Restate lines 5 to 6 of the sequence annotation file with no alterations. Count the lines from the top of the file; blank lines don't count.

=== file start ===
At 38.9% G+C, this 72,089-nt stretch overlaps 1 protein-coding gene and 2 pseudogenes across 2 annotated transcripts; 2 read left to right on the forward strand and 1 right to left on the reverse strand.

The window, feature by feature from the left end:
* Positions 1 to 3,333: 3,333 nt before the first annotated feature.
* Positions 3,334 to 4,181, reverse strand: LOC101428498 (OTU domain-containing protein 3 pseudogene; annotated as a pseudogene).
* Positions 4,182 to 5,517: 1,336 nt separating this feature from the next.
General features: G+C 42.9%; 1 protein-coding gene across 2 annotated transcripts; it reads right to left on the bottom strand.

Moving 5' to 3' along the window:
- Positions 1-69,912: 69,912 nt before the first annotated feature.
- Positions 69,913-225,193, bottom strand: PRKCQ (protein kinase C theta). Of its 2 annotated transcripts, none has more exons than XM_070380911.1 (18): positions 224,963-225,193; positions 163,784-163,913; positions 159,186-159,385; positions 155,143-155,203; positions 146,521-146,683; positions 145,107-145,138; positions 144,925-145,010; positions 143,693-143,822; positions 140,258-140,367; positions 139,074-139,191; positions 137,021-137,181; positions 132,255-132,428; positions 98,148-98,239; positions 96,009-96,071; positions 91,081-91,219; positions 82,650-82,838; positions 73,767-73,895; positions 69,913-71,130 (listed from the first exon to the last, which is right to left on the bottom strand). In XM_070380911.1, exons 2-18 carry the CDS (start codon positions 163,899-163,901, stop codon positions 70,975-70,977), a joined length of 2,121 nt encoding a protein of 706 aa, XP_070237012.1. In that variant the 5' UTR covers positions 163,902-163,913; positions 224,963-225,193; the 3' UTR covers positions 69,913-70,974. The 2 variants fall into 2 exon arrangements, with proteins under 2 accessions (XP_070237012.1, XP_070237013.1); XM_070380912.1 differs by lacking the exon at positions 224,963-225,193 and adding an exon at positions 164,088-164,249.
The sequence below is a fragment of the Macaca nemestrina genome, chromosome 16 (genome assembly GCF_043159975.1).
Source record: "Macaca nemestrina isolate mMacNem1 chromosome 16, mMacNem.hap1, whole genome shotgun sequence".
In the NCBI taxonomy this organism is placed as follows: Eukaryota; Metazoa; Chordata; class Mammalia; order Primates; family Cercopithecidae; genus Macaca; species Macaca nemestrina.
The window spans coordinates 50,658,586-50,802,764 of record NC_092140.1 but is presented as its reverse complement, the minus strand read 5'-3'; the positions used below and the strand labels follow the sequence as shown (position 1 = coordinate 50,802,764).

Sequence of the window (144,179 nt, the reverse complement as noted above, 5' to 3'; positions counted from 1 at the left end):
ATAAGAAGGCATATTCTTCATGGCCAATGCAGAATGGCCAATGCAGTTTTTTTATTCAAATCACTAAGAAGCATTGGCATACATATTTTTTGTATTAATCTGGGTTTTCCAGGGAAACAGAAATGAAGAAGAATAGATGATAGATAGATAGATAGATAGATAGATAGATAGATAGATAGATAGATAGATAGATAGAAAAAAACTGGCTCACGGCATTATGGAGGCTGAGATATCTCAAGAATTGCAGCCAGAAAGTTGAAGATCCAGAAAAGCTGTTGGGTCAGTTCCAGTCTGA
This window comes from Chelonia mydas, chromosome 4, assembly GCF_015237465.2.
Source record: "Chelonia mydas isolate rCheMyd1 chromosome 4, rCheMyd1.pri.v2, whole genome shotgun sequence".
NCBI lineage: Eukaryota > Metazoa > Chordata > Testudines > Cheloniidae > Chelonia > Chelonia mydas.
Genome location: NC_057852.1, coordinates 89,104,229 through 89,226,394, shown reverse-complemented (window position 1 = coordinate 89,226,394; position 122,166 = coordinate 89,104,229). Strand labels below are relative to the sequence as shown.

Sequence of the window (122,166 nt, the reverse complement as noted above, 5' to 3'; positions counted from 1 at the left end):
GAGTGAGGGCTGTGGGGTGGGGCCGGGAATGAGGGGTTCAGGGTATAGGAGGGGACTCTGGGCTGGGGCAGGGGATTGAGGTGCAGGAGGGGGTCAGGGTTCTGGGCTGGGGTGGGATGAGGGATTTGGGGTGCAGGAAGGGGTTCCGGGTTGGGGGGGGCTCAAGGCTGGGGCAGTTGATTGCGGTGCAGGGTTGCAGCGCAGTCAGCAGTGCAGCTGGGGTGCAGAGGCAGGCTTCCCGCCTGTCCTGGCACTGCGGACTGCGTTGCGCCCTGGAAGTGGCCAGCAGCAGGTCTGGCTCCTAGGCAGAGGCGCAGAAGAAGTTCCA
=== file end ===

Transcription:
* Positions 4,182 to 5,517: 1,336 nt separating this feature from the next.
General features: G+C 42.9%; 1 protein-coding gene across 2 annotated transcripts; it reads right to left on the bottom strand.